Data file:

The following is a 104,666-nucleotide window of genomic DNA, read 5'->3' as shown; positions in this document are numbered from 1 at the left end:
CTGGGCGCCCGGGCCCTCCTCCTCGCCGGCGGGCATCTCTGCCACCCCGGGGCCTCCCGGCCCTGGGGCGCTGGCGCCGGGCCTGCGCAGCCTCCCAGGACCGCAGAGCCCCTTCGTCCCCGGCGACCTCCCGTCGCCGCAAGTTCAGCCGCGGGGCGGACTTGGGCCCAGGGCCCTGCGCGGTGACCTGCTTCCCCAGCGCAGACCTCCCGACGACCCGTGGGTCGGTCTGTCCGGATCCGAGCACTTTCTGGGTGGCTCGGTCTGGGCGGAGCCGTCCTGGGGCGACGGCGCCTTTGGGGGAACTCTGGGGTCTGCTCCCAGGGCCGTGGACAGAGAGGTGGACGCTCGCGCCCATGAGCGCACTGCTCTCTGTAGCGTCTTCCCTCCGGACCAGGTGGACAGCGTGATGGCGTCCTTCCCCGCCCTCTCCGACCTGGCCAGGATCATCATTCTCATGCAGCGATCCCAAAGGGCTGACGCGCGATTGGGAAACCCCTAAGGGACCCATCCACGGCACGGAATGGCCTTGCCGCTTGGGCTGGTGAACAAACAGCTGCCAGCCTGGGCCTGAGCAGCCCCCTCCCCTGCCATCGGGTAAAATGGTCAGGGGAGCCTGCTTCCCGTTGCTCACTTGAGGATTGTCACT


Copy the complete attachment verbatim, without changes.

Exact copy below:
The following is a 104,666-nucleotide window of genomic DNA, read 5'->3' as shown; positions in this document are numbered from 1 at the left end:
CTGGGCGCCCGGGCCCTCCTCCTCGCCGGCGGGCATCTCTGCCACCCCGGGGCCTCCCGGCCCTGGGGCGCTGGCGCCGGGCCTGCGCAGCCTCCCAGGACCGCAGAGCCCCTTCGTCCCCGGCGACCTCCCGTCGCCGCAAGTTCAGCCGCGGGGCGGACTTGGGCCCAGGGCCCTGCGCGGTGACCTGCTTCCCCAGCGCAGACCTCCCGACGACCCGTGGGTCGGTCTGTCCGGATCCGAGCACTTTCTGGGTGGCTCGGTCTGGGCGGAGCCGTCCTGGGGCGACGGCGCCTTTGGGGGAACTCTGGGGTCTGCTCCCAGGGCCGTGGACAGAGAGGTGGACGCTCGCGCCCATGAGCGCACTGCTCTCTGTAGCGTCTTCCCTCCGGACCAGGTGGACAGCGTGATGGCGTCCTTCCCCGCCCTCTCCGACCTGGCCAGGATCATCATTCTCATGCAGCGATCCCAAAGGGCTGACGCGCGATTGGGAAACCCCTAAGGGACCCATCCACGGCACGGAATGGCCTTGCCGCTTGGGCTGGTGAACAAACAGCTGCCAGCCTGGGCCTGAGCAGCCCCCTCCCCTGCCATCGGGTAAAATGGTCAGGGGAGCCTGCTTCCCGTTGCTCACTTGAGGATTGTCACT